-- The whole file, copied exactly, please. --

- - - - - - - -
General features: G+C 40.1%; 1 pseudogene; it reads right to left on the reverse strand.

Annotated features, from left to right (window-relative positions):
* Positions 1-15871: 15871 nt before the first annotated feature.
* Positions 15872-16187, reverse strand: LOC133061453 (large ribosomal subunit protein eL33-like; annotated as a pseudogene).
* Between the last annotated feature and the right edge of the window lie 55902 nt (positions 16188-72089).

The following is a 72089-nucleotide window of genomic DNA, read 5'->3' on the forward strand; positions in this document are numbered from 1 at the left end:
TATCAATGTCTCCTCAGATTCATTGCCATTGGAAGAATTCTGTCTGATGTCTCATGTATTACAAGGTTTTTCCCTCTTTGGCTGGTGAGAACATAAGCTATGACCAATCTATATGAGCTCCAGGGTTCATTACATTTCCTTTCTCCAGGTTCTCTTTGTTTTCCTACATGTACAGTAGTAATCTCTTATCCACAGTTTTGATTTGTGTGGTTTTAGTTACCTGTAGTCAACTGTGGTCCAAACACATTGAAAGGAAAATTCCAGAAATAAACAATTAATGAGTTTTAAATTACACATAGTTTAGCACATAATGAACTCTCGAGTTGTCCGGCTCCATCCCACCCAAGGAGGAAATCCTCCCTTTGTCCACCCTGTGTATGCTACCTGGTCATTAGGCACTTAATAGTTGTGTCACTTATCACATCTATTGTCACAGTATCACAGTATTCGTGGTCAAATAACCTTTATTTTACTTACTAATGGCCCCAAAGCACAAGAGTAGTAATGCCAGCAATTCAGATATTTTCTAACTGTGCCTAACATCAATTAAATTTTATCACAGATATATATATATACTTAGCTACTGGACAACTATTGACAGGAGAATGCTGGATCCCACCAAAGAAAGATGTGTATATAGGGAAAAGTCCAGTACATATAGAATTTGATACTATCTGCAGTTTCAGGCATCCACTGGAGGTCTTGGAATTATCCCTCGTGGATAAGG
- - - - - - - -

General features: G+C 40.1%; 1 pseudogene; it reads right to left on the reverse strand.

Annotated features, from left to right (window-relative positions):
* Positions 1-15871: 15871 nt before the first annotated feature.
* Positions 15872-16187, reverse strand: LOC133061453 (large ribosomal subunit protein eL33-like; annotated as a pseudogene).
* Between the last annotated feature and the right edge of the window lie 55902 nt (positions 16188-72089).

The following is a 72089-nucleotide window of genomic DNA, read 5'->3' on the forward strand; positions in this document are numbered from 1 at the left end:
TATCAATGTCTCCTCAGATTCATTGCCATTGGAAGAATTCTGTCTGATGTCTCATGTATTACAAGGTTTTTCCCTCTTTGGCTGGTGAGAACATAAGCTATGACCAATCTATATGAGCTCCAGGGTTCATTACATTTCCTTTCTCCAGGTTCTCTTTGTTTTCCTACATGTACAGTAGTAATCTCTTATCCACAGTTTTGATTTGTGTGGTTTTAGTTACCTGTAGTCAACTGTGGTCCAAACACATTGAAAGGAAAATTCCAGAAATAAACAATTAATGAGTTTTAAATTACACATAGTTTAGCACATAATGAACTCTCGAGTTGTCCGGCTCCATCCCACCCAAGGAGGAAATCCTCCCTTTGTCCACCCTGTGTATGCTACCTGGTCATTAGGCACTTAATAGTTGTGTCACTTATCACATCTATTGTCACAGTATCACAGTATTCGTGGTCAAATAACCTTTATTTTACTTACTAATGGCCCCAAAGCACAAGAGTAGTAATGCCAGCAATTCAGATATTTTCTAACTGTGCCTAACATCAATTAAATTTTATCACAGATATATATATATACTTAGCTACTGGACAACTATTGACAGGAGAATGCTGGATCCCACCAAAGAAAGATGTGTATATAGGGAAAAGTCCAGTACATATAGAATTTGATACTATCTGCAGTTTCAGGCATCCACTGGAGGTCTTGGAATTATCCCTCGTGGATAAGG